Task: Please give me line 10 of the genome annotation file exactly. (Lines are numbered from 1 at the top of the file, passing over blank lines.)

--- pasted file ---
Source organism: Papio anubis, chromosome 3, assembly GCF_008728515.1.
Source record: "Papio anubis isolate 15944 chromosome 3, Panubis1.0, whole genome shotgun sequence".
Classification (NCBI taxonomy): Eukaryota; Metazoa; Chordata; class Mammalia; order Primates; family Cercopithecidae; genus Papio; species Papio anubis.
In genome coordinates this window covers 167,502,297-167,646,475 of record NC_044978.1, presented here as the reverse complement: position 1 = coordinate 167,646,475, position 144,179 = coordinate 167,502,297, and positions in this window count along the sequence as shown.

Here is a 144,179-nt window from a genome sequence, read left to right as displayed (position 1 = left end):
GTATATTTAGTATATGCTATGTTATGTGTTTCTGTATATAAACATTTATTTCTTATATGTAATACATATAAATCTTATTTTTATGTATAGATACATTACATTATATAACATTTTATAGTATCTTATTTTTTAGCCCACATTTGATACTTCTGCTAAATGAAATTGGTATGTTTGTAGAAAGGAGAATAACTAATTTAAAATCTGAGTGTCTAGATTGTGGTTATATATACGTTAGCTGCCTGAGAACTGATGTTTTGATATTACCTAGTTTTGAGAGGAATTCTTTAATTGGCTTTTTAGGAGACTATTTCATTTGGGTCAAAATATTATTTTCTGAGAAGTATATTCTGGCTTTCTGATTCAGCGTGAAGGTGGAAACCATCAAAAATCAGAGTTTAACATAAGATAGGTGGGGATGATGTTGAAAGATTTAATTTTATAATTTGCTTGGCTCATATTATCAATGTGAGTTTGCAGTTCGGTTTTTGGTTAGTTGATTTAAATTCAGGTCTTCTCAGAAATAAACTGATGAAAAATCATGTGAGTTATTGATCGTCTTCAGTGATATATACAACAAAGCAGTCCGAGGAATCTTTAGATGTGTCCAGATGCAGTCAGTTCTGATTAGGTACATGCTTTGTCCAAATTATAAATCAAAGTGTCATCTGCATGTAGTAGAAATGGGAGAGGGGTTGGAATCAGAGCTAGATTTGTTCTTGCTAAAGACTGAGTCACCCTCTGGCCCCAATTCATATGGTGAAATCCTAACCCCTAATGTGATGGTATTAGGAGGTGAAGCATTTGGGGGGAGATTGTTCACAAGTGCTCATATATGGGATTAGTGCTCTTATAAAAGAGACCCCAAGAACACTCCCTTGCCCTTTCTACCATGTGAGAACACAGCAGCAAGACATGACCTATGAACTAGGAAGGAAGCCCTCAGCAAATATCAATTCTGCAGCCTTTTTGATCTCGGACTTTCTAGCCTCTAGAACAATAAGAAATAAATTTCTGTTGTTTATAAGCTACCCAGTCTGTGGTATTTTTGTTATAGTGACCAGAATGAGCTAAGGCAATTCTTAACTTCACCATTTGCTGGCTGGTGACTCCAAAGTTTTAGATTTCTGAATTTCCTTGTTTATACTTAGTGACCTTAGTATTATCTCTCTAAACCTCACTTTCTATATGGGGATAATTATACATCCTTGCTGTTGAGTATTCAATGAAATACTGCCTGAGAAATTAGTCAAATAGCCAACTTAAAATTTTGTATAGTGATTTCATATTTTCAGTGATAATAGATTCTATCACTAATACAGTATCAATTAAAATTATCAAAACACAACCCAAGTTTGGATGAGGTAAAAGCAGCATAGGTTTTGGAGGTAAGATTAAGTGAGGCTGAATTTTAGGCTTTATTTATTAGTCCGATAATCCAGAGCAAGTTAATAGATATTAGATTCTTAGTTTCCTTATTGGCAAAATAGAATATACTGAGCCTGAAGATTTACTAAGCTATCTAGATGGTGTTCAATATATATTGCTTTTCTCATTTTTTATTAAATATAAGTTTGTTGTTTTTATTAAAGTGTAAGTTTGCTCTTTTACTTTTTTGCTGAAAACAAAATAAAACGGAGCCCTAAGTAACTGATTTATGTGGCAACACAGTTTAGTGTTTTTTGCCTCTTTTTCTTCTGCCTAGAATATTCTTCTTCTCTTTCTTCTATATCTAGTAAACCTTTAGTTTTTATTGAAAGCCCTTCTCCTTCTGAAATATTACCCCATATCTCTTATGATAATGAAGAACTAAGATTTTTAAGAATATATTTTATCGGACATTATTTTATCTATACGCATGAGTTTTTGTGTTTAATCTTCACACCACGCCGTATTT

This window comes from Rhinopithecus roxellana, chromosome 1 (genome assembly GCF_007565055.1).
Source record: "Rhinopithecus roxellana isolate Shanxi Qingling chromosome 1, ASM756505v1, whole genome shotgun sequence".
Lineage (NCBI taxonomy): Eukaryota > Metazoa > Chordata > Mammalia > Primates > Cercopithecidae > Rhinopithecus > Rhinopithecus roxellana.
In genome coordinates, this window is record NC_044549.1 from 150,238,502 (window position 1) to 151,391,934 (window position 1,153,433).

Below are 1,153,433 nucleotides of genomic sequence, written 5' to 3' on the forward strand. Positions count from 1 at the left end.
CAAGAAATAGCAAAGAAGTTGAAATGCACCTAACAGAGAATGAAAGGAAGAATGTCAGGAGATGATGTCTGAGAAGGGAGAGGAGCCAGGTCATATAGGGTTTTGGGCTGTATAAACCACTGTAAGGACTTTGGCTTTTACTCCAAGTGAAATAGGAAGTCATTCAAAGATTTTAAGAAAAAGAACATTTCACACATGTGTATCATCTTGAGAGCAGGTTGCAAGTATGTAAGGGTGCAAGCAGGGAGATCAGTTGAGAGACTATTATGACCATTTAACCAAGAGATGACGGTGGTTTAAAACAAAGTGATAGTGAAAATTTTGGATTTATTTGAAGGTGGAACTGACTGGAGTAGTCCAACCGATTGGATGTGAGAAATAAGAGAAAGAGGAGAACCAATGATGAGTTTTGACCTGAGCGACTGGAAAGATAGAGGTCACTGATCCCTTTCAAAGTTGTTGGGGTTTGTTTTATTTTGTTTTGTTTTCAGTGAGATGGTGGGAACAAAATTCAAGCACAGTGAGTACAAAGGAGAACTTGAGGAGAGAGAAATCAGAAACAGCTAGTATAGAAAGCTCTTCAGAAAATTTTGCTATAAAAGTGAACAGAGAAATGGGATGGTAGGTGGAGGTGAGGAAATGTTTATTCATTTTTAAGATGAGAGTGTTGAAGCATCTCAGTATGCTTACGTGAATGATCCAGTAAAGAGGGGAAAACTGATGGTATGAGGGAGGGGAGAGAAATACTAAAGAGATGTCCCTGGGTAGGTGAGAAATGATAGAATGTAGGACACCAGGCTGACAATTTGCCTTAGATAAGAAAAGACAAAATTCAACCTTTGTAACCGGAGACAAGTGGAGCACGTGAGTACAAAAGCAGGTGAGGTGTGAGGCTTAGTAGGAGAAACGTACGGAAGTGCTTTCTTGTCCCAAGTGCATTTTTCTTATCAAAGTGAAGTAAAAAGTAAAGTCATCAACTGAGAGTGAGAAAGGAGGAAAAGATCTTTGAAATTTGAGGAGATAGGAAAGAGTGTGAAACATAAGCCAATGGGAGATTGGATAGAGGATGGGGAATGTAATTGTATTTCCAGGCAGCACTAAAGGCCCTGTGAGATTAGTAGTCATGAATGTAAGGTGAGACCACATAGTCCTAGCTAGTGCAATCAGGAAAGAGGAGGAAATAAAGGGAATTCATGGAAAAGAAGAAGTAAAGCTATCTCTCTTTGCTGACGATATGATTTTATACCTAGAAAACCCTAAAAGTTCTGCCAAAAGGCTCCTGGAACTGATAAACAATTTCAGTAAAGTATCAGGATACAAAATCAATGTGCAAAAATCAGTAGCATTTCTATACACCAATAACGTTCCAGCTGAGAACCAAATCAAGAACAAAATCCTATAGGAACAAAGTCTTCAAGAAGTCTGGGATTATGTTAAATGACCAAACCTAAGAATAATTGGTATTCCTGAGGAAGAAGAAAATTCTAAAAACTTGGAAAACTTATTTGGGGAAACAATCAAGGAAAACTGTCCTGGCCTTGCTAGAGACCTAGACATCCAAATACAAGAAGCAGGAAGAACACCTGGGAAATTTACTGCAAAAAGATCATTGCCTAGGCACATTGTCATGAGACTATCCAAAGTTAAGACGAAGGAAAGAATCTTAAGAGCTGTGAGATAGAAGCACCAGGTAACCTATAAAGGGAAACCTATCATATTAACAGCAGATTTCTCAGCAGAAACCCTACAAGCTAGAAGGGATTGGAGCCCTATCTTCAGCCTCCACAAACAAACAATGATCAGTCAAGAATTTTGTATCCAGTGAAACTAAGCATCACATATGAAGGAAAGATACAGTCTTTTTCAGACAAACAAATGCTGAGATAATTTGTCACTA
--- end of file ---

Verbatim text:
In genome coordinates, this window is record NC_044549.1 from 150,238,502 (window position 1) to 151,391,934 (window position 1,153,433).